Day one concludes with Sara silently screaming in the sound-proofed basement, hidden from the family’s view by a bookcase. Each passing day is marked on the screen, and with each announcement, we are reminded that this will go on for 7,300 days in total. One cannot process the horror, desperation, vulnerability, pain, and loneliness Sara feels, let alone the physical and sexual abuse at the hands of her father that forces her into motherhood—enduring labor by herself, alone, with no painkillers, and the resulting children she did not ask for by a man she did not consent to relations with. The unimaginable experience of this, combined with the psychological trauma of being imprisoned, abused, and raped, is not an experience that can be adequately expressed in words. It is also a story that demands an extremely gifted cast and crew to convey.
Elisabeth Rohm, Director

Directed by Elisabeth Rohm, and written by Manu Boyer, Leslie Greif, and Barbara Marshall, this incredibly challenging and distressing story is executed with gritty perfection. The cast more than delivers—the tension, misery, fear, and grueling agony of Sara is portrayed flawlessly and with terrifying accuracy by Stefanie Scott (Insidious: Chapter 3). Don, her father, is masterfully portrayed by Judd Nelson (The Breakfast Club); we watch in disbelief as his Jekyll and Hyde personality flips seamlessly from a strict but respectable father into a brutal abuser and rapist. The roles of Sara and Don present major challenges for both actors; the inconceivable torture experienced by Sara, and a man capable of such sickening crimes. Scott’s performance is heartbreaking, and Nelson’s sends shivers down the spine; his portrayal of a dark character who committed such abominable acts, yet coolly managed to keep them so well hidden beneath the surface that no neighbor or family member could ever have suspected him of such horrors, is as unimaginable as to how Sara could have survived them.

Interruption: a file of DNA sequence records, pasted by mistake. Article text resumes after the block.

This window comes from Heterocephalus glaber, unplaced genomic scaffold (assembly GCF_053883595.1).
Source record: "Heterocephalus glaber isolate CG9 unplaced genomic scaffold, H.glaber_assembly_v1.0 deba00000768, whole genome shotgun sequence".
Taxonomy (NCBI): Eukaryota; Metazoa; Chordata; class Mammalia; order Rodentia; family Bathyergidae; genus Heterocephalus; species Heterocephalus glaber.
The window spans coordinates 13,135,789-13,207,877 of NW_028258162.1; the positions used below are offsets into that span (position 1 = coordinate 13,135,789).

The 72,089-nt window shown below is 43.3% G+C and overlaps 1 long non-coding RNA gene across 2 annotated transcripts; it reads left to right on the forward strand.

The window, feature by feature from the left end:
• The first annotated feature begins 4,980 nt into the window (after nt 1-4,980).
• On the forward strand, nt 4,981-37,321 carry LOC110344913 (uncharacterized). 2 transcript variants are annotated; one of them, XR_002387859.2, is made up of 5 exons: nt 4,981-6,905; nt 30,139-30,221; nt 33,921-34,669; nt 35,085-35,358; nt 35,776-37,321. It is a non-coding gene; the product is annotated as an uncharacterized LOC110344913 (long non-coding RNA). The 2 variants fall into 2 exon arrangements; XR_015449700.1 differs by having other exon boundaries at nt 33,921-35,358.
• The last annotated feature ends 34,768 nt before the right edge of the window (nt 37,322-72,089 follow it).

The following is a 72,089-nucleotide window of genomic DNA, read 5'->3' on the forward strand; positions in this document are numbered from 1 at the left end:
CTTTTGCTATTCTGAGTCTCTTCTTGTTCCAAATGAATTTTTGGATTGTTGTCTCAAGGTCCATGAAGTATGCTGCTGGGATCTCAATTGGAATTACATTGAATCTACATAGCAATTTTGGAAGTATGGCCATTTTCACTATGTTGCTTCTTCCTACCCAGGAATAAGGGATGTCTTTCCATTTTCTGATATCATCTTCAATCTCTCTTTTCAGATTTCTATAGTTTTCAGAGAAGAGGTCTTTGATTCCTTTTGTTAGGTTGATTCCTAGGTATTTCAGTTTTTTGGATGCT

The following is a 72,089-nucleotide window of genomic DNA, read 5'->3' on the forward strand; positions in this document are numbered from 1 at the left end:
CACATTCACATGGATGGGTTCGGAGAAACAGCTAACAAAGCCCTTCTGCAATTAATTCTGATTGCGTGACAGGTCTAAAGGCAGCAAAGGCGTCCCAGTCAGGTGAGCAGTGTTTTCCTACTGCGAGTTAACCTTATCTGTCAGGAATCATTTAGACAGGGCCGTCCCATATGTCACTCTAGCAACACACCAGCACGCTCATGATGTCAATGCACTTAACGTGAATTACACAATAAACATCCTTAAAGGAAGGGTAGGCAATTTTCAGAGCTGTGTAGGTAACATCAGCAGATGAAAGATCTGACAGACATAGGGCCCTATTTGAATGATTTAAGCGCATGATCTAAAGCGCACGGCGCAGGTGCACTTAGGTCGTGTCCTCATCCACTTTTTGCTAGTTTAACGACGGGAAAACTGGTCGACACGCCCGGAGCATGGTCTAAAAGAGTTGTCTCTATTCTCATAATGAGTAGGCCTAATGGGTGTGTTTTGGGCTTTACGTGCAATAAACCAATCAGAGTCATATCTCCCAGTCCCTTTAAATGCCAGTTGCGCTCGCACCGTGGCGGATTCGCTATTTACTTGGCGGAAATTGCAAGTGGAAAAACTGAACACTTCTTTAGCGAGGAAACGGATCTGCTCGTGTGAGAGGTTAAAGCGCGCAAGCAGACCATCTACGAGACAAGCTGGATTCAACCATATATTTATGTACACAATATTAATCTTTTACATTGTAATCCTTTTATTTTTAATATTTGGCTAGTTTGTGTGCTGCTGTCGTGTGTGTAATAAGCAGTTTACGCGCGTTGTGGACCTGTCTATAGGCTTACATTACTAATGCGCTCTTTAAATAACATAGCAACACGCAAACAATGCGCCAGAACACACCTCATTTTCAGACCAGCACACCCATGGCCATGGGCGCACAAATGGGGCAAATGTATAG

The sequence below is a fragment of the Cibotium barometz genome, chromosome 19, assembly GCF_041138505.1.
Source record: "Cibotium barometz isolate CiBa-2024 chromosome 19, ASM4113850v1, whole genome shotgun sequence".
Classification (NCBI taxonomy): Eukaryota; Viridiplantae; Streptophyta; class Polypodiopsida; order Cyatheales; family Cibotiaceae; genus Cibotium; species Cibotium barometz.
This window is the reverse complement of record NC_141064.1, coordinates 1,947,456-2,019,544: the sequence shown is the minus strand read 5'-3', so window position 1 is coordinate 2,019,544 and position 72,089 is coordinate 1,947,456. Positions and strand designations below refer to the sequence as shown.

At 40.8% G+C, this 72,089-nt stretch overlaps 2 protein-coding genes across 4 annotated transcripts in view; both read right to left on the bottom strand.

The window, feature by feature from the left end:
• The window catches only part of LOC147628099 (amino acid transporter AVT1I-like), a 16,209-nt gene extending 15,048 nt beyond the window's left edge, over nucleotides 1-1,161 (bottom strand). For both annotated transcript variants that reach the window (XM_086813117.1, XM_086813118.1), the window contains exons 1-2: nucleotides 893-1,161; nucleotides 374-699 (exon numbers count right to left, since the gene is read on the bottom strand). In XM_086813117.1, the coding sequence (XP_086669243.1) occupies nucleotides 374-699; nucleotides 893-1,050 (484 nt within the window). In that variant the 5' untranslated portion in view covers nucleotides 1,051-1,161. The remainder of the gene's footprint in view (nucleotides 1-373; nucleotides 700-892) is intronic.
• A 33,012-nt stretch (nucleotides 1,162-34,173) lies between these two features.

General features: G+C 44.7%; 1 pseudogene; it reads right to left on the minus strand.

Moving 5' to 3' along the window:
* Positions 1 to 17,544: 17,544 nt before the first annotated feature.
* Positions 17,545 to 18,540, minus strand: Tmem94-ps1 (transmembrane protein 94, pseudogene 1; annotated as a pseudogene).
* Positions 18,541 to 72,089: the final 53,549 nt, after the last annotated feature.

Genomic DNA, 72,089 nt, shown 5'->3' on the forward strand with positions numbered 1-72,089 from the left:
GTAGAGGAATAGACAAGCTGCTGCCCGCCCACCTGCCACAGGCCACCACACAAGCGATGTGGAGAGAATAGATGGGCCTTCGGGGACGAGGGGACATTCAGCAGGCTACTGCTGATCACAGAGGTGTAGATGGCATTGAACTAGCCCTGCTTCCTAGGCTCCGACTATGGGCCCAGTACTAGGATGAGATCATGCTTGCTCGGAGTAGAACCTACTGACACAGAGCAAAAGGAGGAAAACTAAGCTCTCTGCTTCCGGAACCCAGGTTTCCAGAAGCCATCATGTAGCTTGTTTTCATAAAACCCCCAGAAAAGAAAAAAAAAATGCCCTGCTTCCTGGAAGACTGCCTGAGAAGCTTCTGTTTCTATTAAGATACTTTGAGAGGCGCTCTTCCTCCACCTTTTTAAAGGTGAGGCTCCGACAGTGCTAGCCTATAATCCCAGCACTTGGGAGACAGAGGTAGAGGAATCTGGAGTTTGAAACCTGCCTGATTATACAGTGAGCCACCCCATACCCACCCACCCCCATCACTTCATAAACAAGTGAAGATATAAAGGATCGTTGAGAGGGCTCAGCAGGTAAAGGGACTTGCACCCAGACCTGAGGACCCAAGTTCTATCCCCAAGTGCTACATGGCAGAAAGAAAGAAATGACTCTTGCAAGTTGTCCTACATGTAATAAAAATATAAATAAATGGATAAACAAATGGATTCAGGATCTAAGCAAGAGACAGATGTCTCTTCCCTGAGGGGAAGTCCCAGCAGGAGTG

(L-R) Stefanie Scott, Judd Nelson, and Joely Fisher

Gripping, frightening, excruciating, and extremely difficult to watch, Girl in the Basement is an exemplary example in Lifetime’s Ripped from The Headlines series. Highly recommended—but not for the faint of heart.

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Valerie Milano is the well-connected Senior Editor and Entertainment Critic at, a website that aggregates showbiz news curated for, and written by, insiders of the entertainment industry. (@HwoodTimes @TheHollywood.Times) Milano, whose extraordinary talents for networking in the famously tight-clad enclave of Hollywood have placed her at the center of the industry’s top red carpets and events since 1984, heads daily operations of a uniquely accessible, yet carefully targeted publication. For years, Milano sat on the board and tour coordinator of the Television Critics Association’s press tours. She has written for Communications Daily, Discover Hollywood, Hollywood Today, Television International, and Video Age International, and contributed to countless other magazines and digests. Valerie works closely with the Human Rights Campaign as a distinguished Fed Club Council Member. She also works with GLSEN, GLAAD, Outfest, NCLR, LAMBDA Legal, and DAP Health, in addition to donating both time and finances to high-profile nonprofits. She has been a member of the Los Angeles Press Club for a couple of years and looks forward to the possibility of contributing to the future success of its endeavors. Milano’s passion for meeting people extends from Los Feliz to her favorite getaway, Palm Springs. There, she is a member of the Palm Springs Museum of Art and a prominent Old Las Palmas-area patron.